ANT203Y1 Chapter Notes - Chapter 10: Taphonomy, Lithic Reduction, Encephalization

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Published on 13 Oct 2012
I. Introduction
a) Definite hominin fossil material has been found in Africa that dates to just after 5 mya.
i) The hominin nature of these remains is indicated because of the way they behaved.
ii) Hominin biocultural nature of human evolution, this chapter focuses in the methods scientists use to
explore the secrets of early hominin behavior and ecology.
II. Definition of a Hominin
a) Hominin origins date to the end of the Miocene.
b) Hominins have been variously defined as having: a large brain, bipedal locomotion, and/or tool-making
i) It is clear that these characteristics did not evolve simultaneously. The phenomenon of different
physiological systems evolving at different rates is called mosaic evolution.
ii) Bipedal locomotion is the key indication that a fossil was a hominin.
c) What’s in a name? we refer to members of the human family as hominins.
i) Molecular evidence clearly shows that the great apes are not a monophyletic group.
ii) Hominoid classification has been significantly revised adding two further taxonomic levels (subfamily
and tribe).
iii) There is very close evolutionary relationships between humans and African apes (particularly
chimpanzees and bonobos)
(1) The former term hominid has a quite different meaning in this revised classification referring
to all great apes and humans.
d) Biocultural evolution: the human capacity for culture
i) The most distinctive feature of humans is our dependence on culture.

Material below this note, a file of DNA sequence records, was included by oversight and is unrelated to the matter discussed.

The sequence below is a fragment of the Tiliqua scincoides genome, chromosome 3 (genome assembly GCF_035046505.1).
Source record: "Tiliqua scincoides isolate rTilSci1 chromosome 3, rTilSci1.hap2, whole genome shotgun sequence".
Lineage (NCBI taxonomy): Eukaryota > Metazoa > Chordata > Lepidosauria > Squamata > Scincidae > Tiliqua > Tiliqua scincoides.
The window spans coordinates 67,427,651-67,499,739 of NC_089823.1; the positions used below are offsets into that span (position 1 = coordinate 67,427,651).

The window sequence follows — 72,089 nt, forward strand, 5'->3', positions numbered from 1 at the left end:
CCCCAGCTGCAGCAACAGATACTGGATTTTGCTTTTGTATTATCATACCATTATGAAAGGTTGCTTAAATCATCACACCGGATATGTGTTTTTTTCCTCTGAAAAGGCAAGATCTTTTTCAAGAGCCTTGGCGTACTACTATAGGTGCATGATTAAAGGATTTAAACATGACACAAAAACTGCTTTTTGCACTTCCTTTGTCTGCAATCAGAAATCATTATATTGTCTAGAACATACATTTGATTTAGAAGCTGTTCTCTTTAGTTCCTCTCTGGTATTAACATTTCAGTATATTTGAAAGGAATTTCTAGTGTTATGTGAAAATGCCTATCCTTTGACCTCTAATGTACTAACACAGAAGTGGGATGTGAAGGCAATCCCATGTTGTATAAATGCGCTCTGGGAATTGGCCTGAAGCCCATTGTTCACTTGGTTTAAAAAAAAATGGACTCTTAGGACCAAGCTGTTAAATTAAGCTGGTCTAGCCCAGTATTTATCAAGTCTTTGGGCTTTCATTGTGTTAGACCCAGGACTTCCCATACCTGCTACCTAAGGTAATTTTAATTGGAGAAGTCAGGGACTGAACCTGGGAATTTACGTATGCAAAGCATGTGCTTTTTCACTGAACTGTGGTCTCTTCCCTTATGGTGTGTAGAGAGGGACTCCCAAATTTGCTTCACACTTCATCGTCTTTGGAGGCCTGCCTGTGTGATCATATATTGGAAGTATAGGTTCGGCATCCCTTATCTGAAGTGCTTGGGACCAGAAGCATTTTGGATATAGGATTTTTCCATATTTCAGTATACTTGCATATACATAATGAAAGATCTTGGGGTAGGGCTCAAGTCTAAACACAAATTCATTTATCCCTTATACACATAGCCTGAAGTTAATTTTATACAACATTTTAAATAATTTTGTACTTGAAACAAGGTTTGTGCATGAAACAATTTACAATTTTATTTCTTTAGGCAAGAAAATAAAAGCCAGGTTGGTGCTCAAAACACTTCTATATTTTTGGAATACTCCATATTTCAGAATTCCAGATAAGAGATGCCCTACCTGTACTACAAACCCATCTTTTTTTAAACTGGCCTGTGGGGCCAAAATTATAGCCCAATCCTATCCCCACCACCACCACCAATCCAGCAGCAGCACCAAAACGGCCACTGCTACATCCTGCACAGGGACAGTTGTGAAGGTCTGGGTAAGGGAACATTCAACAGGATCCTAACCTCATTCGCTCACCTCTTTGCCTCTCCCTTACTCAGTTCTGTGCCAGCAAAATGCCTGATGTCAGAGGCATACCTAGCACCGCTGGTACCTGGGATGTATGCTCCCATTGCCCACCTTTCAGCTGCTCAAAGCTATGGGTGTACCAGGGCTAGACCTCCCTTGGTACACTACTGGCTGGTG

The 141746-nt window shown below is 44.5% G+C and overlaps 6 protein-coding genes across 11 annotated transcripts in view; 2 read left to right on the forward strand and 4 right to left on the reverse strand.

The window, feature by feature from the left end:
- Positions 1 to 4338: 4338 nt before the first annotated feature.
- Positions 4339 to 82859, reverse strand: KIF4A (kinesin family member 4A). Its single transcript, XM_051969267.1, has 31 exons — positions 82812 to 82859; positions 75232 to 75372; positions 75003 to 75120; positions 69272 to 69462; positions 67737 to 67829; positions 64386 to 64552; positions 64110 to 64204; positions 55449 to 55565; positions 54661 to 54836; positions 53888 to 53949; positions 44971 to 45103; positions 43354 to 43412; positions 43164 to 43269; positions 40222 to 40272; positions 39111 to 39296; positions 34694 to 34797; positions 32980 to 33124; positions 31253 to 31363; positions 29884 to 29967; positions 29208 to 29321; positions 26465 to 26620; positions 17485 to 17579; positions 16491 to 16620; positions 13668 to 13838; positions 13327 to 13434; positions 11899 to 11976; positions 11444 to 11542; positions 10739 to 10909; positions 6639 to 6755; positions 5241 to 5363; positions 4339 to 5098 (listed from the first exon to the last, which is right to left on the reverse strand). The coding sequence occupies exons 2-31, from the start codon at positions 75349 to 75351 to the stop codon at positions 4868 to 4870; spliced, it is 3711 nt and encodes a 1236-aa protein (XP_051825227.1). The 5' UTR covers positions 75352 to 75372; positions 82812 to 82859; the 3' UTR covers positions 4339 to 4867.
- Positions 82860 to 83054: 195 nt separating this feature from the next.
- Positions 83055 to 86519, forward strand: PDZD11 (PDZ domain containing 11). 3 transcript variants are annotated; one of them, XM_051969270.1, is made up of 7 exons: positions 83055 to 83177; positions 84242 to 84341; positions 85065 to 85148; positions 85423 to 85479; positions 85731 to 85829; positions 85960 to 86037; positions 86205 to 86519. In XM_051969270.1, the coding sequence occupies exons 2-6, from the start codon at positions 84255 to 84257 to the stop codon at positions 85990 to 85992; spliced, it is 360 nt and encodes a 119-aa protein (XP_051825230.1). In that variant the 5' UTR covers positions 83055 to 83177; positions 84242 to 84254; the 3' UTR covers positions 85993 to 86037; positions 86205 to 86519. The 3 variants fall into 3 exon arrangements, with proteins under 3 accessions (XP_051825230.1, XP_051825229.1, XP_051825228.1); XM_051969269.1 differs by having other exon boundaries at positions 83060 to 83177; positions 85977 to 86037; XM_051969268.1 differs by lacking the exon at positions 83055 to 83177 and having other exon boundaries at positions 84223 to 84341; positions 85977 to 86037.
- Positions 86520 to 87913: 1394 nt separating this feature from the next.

(1) Human culture is an adaptive strategy that includes cognitive, political, social, and economic
aspects as well as the capacity to make and use tools.
ii) The earliest hominins did not regularly manufacture stone tools.
(1) They probably had the tool-making capabilities of living chimpanzees.
(a) Stone tools appear in the archaeological record about 2.6 mya.
(2) By 7 to 6 mya, hominins had developed bipedalism and could carry and transport objects
from place to place..
iii) The dynamics between neuronal reorganization, tool use, changing social organization, and
communication form the core of biocultural evolution.
III. The Strategy of Paleoanthropology
a) Paleoanthropology, the study of ancient humans, is a multidisciplinary approach that includes geologists,
archaeologists, physical anthropologists, and paleoecologists.
i) The earliest artifact date back to 2.6 mya and were found in sites from the Gona and Bouri areas in
northeastern Ethiopia.
(1) Cut marks in bones found in Ethiopia extend this date to 3.4 mya.
ii) Paleoanthropologists must synthesize information regarding:
(1) Dating of the site.
(2) The paleoecology of the site.
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